On July 11, 2005, the show moved its "World News Headquarters" to another studio in New York City. The set changed along with the move, gaining a sleeker, more formal look, including a backdrop of three large television panels. The set change immediately spawned a tongue-in-cheek blog and campaign to "Bring Back the Couch" — which was not a part of the new set. The campaign was subsequently mentioned on the show by Stewart and supported by Daily Show contributor Bob Wiltfong. The couch has since been the reward for a Daily Show sweepstakes in which the winner gets the couch, round-trip to New York, tickets to the show and a small sum of money.there old studio is now used for the colbert report wich stars one of the former daily show correspondent Steven Colbert.

Editions for Various Markets

The Daily Show in Canada

In Canada, the show airs on CTV, a regular broadcast network, as well as on The Comedy Network. In Canada, The Daily Show regularly beats The Tonight Show with Jay Leno and Late Show with David Letterman in the ratings. Its success contributed to the quick cancellation of a Canadian late night talk show hosted by Mike Bullard on the Global Television Network. Bullard had left CTV in 2003, and The Daily Show was placed in his old time slot.

An uncensored version of “Indecision 2004” was released on a three-disc DVD box set on June 28, 2005. It includes original material from Jon Stewart and “The Daily Show’s News Team,” all episodes from the Democratic and Republican National Conventions, “The Bush-Kerry Debate: The Squabble in Coral Gables,” “Election Night 2004: Prelude to a Recount” and highlights from throughout the 2004 Presidential Campaign.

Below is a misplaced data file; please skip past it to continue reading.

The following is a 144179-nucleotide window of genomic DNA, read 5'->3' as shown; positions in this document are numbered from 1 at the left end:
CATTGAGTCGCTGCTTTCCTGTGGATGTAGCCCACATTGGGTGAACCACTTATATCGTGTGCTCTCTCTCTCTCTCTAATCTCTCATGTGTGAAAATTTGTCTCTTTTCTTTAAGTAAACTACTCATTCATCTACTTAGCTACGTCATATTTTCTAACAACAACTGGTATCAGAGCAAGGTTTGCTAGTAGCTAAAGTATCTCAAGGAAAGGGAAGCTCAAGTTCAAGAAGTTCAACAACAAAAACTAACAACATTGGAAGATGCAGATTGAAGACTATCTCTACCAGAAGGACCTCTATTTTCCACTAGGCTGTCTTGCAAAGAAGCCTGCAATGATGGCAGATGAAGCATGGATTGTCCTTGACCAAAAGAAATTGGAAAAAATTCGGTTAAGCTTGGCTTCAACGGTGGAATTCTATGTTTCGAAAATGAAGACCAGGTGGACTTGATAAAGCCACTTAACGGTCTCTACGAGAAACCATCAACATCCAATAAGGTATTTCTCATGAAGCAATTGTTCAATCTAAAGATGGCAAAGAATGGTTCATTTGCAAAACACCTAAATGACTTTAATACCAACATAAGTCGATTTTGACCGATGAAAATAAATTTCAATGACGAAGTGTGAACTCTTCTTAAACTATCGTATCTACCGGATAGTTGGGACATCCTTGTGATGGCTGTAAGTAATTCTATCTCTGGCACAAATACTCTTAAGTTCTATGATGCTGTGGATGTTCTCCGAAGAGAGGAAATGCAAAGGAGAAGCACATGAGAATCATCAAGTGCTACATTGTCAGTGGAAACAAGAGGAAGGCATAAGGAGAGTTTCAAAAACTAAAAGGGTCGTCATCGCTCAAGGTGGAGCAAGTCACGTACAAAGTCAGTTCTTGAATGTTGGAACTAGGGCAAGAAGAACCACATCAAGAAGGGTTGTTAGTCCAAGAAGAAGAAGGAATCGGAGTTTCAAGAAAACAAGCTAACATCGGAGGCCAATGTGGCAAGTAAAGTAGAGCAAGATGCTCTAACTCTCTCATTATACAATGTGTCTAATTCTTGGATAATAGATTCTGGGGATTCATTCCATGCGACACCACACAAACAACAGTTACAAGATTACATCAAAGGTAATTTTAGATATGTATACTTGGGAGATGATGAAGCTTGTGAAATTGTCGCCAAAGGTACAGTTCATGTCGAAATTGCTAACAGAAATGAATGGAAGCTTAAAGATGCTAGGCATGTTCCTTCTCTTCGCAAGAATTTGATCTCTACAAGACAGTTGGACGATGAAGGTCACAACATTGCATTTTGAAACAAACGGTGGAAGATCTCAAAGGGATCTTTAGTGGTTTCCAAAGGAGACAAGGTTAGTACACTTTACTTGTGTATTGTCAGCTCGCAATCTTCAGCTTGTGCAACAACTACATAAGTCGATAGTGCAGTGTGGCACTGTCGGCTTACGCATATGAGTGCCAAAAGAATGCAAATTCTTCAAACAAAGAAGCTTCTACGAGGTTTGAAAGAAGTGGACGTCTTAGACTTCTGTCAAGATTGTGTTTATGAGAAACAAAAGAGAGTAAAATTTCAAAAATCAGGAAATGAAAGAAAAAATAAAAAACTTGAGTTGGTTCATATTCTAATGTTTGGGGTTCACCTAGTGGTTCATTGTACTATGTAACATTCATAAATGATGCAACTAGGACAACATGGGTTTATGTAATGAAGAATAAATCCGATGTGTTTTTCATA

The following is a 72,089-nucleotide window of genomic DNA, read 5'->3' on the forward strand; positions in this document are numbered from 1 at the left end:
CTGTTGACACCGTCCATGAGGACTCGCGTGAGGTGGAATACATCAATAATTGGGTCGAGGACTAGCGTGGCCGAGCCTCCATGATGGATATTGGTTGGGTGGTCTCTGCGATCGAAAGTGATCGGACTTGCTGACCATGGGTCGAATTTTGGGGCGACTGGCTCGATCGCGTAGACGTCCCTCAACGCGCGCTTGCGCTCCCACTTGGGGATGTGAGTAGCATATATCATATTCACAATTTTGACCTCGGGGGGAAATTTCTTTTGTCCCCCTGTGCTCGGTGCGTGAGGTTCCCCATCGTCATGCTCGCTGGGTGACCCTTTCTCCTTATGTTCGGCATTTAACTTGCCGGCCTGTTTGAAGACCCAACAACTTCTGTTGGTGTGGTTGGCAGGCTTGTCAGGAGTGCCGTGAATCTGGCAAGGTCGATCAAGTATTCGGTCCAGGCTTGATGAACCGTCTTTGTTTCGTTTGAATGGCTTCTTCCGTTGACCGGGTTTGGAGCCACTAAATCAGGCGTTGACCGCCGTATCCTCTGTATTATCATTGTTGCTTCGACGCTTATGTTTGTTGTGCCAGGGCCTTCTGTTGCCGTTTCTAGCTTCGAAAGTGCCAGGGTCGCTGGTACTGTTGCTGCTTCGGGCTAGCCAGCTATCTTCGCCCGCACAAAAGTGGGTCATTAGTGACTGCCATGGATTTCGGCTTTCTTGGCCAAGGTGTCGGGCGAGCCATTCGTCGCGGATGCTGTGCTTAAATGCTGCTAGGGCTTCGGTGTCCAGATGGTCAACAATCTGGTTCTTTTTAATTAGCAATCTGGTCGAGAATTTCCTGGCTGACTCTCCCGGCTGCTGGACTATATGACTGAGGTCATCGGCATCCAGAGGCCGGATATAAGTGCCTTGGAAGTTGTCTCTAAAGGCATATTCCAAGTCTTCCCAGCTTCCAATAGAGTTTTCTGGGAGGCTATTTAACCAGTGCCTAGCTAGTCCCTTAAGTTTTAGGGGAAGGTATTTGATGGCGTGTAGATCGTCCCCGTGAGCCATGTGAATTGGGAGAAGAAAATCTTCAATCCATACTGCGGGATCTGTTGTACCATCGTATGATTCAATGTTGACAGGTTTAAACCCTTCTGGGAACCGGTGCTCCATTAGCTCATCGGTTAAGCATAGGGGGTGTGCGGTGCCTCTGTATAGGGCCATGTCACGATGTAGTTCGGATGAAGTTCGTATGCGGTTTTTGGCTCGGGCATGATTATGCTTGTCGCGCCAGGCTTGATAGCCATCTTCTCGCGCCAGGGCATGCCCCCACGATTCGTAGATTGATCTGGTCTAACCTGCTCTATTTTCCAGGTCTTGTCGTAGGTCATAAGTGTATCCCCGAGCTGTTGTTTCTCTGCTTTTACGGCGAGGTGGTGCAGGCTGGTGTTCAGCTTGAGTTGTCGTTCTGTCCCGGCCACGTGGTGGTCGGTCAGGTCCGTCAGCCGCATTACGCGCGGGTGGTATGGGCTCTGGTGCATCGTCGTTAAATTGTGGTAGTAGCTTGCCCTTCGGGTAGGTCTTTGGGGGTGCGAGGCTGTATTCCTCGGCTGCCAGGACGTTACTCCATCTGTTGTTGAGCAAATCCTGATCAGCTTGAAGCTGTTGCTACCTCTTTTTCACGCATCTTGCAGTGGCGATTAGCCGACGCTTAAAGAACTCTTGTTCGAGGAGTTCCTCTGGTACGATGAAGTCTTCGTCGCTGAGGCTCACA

The weekly four-episode run is broadcast in Canada on The Comedy Network each night at 11 PM Eastern/Pacific, and on the CTV network each night at 12:05 AM in all time zones after local news on most CTV affiliates.

Overseas Editions

An edited version of the show, called The Daily Show—Global Edition, is run outside of the U.S. on CNN International once a week. This edition is always prefaced by the following disclaimer run in all-caps against a Daily Show background: "The show you are about to watch is a news parody. Its stories are not fact checked. Its reporters are not journalists. And its opinions are not fully thought through."

Since October 10, 2005, both the Global Edition and the weeknight program have been shown in the UK at 8:30pm on a one day delay Mon-Fri on digital channel More4. Australian network SBS also briefly ran the edited version once a week as The Weekly Daily Show. Westwood One broadcasts small portions of the show to many radio stations across America.

Spin-off Show